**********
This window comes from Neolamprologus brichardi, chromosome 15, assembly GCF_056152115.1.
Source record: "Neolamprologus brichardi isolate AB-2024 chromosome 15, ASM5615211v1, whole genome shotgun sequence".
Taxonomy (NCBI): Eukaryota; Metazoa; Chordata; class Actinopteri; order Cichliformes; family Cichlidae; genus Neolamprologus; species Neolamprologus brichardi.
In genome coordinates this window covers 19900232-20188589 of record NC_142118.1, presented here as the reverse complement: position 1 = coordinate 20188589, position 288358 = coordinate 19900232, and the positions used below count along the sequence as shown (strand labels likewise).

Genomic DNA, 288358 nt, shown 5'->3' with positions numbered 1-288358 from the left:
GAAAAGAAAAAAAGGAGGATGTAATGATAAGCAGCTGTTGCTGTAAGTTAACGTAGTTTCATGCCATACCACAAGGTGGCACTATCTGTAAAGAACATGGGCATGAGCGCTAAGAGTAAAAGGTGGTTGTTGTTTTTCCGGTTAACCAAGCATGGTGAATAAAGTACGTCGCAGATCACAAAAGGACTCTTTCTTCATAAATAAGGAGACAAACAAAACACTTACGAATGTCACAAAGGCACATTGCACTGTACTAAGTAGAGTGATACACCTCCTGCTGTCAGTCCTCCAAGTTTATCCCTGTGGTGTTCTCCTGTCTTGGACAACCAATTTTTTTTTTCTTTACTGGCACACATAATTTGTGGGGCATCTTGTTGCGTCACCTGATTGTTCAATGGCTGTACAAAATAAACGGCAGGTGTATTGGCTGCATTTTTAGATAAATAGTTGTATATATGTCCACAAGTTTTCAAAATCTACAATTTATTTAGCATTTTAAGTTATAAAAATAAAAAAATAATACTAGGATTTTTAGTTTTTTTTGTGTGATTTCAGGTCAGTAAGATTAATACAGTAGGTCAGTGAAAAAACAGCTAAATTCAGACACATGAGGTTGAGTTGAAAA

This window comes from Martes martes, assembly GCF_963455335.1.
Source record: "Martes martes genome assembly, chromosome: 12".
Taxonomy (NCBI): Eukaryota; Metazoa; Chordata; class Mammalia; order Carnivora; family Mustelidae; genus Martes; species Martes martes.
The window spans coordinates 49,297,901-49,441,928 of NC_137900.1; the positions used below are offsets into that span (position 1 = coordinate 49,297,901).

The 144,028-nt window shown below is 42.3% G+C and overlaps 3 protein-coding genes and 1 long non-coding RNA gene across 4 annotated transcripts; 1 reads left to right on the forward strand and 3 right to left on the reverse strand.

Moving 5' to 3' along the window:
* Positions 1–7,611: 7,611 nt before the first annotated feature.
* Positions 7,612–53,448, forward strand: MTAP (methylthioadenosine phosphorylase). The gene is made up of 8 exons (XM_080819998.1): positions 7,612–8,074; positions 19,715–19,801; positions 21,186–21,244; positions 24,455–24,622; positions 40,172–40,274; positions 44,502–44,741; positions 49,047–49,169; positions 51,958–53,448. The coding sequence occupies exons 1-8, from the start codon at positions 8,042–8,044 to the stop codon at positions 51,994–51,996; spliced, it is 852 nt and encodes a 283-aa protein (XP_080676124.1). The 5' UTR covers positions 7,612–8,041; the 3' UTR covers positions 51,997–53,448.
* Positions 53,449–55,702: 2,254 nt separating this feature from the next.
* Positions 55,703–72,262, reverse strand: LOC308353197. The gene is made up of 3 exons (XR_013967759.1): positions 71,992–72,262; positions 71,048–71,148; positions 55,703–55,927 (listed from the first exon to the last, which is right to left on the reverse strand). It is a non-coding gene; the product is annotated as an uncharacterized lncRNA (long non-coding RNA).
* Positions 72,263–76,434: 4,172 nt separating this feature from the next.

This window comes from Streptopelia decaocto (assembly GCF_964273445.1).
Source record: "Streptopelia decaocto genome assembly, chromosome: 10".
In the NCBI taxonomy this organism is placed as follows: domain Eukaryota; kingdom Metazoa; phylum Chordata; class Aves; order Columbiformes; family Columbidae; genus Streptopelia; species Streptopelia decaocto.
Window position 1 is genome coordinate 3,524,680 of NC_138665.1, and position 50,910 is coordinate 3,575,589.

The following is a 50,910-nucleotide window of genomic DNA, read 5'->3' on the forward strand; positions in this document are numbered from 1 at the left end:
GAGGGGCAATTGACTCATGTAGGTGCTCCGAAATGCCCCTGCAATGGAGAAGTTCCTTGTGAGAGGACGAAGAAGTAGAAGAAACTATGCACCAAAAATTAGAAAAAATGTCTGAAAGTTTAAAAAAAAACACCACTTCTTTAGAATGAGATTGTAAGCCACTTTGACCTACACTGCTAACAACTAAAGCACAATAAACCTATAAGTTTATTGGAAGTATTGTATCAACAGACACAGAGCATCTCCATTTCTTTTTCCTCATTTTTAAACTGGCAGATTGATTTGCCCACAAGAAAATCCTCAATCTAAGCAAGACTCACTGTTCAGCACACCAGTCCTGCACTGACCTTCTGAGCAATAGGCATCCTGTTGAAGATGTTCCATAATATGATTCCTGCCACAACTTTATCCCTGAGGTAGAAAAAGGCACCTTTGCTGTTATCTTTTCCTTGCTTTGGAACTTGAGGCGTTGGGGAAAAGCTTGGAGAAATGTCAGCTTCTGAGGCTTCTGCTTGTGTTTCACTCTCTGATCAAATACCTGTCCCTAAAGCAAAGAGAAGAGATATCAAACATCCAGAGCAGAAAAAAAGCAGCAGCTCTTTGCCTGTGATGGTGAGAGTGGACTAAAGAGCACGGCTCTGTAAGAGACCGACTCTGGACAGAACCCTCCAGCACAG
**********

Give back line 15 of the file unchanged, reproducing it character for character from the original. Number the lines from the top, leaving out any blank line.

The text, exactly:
* Positions 53,449–55,702: 2,254 nt separating this feature from the next.